To finish out our success story series (and 2018!), we’re sharing a story that’s near and dear to our hearts. A success story 15 years in the making.
You guessed it. It’s OUR story.
And who better to tell it than Diane Bubel, our co-founder. Without her, NIP would not be what it is today. She is the reason we are here doing everything we can to make inclusion the expectation, not the exception.
An Anniversary Interview
with Diane Bubel
NIP: Now that our 15th anniversary year is coming to a close, we’d love to hear--in your own words--how NIP became all that it is today. Are you up for a trip down memory lane?
Diane: 15 years. I can hardly believe it. Clay and I were just two people with a shared dream and no clue how to make it a reality! Who would have thought we’d grow to the organization we are today?
NIP: No clue, huh? You could have fooled us! What were some of the greatest challenges you faced in getting that dream off the ground?
Diane: Challenge #1, explain inclusion. Back in 2003, inclusion simply was not something that was talked about, nor understood.
Most children's programs would not include children with disabilities; and a large majority of parents who had children with disabilities were terrified with the idea, too. For that reason, our tagline in the early years was "Opening doors, Opening Minds."
Challenge #2, how do we harness Clay’s extensive network and notoriety to champion our cause while staying true to our mission? In our earliest years, we found ourselves doing a lot of things that came our way, instead of coming up with a strategic plan for the foundation. We really were flying by the seat of our pants!
Staffing was another huge hurdle we faced when we got started. Disability advocates, inclusion specialists, etc., simply weren’t a “thing” back then, so finding like-minded people with the skills and vision necessary to move the Project forward was daunting.
We had just TWO staffers that first year. That was it! And the board of directors was myself, Clay, and Faye Parker--and we were all equally inexperienced and clueless about how to run a nonprofit. Luckily what we lacked in experience we made up for with enthusiasm and determination!
And of course, I can’t forget to mention that I was TERRIFIED of public speaking. Absolutely terrified. At our first press conference, I was such a wreck I made Clay a wreck, too--and he had plenty of experience on camera by that point. It took time but I eventually got over my nerves--I’ll even go so far as to say I enjoy public speaking now!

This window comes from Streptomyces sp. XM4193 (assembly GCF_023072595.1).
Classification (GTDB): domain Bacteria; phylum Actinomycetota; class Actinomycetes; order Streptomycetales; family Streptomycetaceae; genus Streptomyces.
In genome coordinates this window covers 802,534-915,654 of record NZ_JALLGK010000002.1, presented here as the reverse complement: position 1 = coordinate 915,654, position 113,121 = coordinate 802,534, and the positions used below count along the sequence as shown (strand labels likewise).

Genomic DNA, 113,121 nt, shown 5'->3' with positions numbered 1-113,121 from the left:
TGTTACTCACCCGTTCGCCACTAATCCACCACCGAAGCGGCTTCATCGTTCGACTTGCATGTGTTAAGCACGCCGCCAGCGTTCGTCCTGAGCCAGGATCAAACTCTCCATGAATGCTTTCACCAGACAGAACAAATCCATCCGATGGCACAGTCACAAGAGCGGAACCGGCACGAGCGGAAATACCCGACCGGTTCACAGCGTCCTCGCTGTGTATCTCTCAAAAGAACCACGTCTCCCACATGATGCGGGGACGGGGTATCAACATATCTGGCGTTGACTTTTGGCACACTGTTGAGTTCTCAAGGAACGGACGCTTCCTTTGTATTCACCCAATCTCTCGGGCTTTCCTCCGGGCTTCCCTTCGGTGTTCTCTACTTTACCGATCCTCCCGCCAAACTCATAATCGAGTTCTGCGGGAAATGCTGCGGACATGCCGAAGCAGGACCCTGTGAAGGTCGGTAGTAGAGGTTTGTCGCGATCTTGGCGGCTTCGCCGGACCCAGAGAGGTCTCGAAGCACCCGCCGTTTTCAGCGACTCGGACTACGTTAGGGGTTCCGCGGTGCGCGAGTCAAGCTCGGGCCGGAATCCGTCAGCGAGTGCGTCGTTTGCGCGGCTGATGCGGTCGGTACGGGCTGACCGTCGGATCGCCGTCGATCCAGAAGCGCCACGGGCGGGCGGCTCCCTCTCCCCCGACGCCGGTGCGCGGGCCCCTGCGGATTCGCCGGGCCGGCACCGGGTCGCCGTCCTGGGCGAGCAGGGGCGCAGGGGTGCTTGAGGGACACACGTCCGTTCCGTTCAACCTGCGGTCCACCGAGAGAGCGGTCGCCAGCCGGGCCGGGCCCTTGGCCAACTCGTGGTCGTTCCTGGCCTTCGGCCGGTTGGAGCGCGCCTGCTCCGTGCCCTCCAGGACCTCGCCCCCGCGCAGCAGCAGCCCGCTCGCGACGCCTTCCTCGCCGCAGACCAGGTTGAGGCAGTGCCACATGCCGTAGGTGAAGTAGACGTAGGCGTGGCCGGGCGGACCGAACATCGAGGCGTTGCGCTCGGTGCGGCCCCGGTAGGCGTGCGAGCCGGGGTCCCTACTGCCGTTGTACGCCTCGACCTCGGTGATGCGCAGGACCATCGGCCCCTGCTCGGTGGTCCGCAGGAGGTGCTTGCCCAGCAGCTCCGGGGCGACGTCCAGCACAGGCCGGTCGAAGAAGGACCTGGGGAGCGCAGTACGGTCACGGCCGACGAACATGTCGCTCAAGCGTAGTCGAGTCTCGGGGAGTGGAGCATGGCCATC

NIP: So to say that NIP was truly a leap of faith is no understatement, I guess?
Diane: Absolutely. Think Indiana Jones stepping off that ledge in “Last Crusade” and you’ll be on the right track.
NIP: Well obviously we--and all the children and families we’ve served-- are glad you took that leap! Since hindsight is always 20/20, if you could go back in time, what would you say to 2003 Diane?
Diane: I would probably tell 2003 Diane to keep her eye on the mission and rise above any negativity. Trying to find our footing as an organization while navigating the waters of Clay’s celebrity was challenging for ALL of us in those earliest days.
I would also love to empower 2003 Diane to believe in herself and help her understand that SHE can proactively shape the organization, rather than reactively take what’s given to her. That being said, I believe the road we took to get to where we are today unfolded exactly as it was meant to and deserves to be honored. I really would not change a thing.
NIP: Okay Diane, one last question. Your son, Mike, brought you and Clay together and served as the inspiration for National Inclusion Project. He was a boy at the time, so how’s he doing now, 15 years later and grown?
Diane: Mike has seen many changes in the past 15 years. He graduated high school, and saw his sister go to college and graduate. He attended her wedding--tuxedo and all. He is now an uncle and is surprisingly tolerant of the new little person (his sister's dog, not so much).
He still faces challenges every day, but he lives his life as best he can and is unabashedly HIMSELF. I am forever in awe of Mike and THANKFUL, as he has brought a rich and diverse group of people into our family. From his advocates to his support-givers and--of course--everyone who has become part of the National Inclusion Project family.
NIP: Thank you, Diane, for sharing your wonderful stories, for being you, and for being the heart of National Inclusion Project.
Now we’re going to turn the microphone to YOU, our readers.
We need YOU to help NIP grow and thrive another 15 years.